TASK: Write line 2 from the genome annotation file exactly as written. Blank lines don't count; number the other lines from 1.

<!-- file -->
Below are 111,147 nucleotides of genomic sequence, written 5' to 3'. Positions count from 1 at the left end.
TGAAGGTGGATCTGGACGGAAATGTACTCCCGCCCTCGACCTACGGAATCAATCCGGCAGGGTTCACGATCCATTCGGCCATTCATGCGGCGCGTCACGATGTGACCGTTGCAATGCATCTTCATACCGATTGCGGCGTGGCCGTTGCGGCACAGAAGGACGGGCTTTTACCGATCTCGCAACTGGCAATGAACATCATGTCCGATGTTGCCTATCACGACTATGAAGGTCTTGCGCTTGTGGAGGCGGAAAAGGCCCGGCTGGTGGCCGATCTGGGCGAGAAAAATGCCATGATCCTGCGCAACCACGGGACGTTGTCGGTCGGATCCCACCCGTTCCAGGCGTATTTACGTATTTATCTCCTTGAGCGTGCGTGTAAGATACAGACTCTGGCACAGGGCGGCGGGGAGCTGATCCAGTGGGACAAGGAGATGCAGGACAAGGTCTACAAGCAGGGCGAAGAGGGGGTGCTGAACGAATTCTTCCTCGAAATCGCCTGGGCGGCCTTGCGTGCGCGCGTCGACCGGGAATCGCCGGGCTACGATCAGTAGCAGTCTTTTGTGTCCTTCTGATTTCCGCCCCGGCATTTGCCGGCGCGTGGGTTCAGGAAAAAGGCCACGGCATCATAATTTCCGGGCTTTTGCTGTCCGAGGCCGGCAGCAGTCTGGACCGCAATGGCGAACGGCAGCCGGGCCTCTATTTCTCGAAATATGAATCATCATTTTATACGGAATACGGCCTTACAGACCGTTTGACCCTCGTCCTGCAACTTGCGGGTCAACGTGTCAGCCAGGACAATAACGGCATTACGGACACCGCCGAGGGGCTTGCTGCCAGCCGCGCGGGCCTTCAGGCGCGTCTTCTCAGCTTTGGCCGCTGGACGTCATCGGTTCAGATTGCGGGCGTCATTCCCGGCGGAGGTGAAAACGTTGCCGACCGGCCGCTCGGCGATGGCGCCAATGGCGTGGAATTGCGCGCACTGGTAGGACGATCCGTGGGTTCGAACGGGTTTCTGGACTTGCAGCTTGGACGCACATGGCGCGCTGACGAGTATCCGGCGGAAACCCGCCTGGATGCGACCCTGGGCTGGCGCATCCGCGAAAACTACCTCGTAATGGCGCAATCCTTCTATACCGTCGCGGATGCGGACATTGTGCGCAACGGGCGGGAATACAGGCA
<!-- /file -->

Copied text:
TGAAGGTGGATCTGGACGGAAATGTACTCCCGCCCTCGACCTACGGAATCAATCCGGCAGGGTTCACGATCCATTCGGCCATTCATGCGGCGCGTCACGATGTGACCGTTGCAATGCATCTTCATACCGATTGCGGCGTGGCCGTTGCGGCACAGAAGGACGGGCTTTTACCGATCTCGCAACTGGCAATGAACATCATGTCCGATGTTGCCTATCACGACTATGAAGGTCTTGCGCTTGTGGAGGCGGAAAAGGCCCGGCTGGTGGCCGATCTGGGCGAGAAAAATGCCATGATCCTGCGCAACCACGGGACGTTGTCGGTCGGATCCCACCCGTTCCAGGCGTATTTACGTATTTATCTCCTTGAGCGTGCGTGTAAGATACAGACTCTGGCACAGGGCGGCGGGGAGCTGATCCAGTGGGACAAGGAGATGCAGGACAAGGTCTACAAGCAGGGCGAAGAGGGGGTGCTGAACGAATTCTTCCTCGAAATCGCCTGGGCGGCCTTGCGTGCGCGCGTCGACCGGGAATCGCCGGGCTACGATCAGTAGCAGTCTTTTGTGTCCTTCTGATTTCCGCCCCGGCATTTGCCGGCGCGTGGGTTCAGGAAAAAGGCCACGGCATCATAATTTCCGGGCTTTTGCTGTCCGAGGCCGGCAGCAGTCTGGACCGCAATGGCGAACGGCAGCCGGGCCTCTATTTCTCGAAATATGAATCATCATTTTATACGGAATACGGCCTTACAGACCGTTTGACCCTCGTCCTGCAACTTGCGGGTCAACGTGTCAGCCAGGACAATAACGGCATTACGGACACCGCCGAGGGGCTTGCTGCCAGCCGCGCGGGCCTTCAGGCGCGTCTTCTCAGCTTTGGCCGCTGGACGTCATCGGTTCAGATTGCGGGCGTCATTCCCGGCGGAGGTGAAAACGTTGCCGACCGGCCGCTCGGCGATGGCGCCAATGGCGTGGAATTGCGCGCACTGGTAGGACGATCCGTGGGTTCGAACGGGTTTCTGGACTTGCAGCTTGGACGCACATGGCGCGCTGACGAGTATCCGGCGGAAACCCGCCTGGATGCGACCCTGGGCTGGCGCATCCGCGAAAACTACCTCGTAATGGCGCAATCCTTCTATACCGTCGCGGATGCGGACATTGTGCGCAACGGGCGGGAATACAGGCA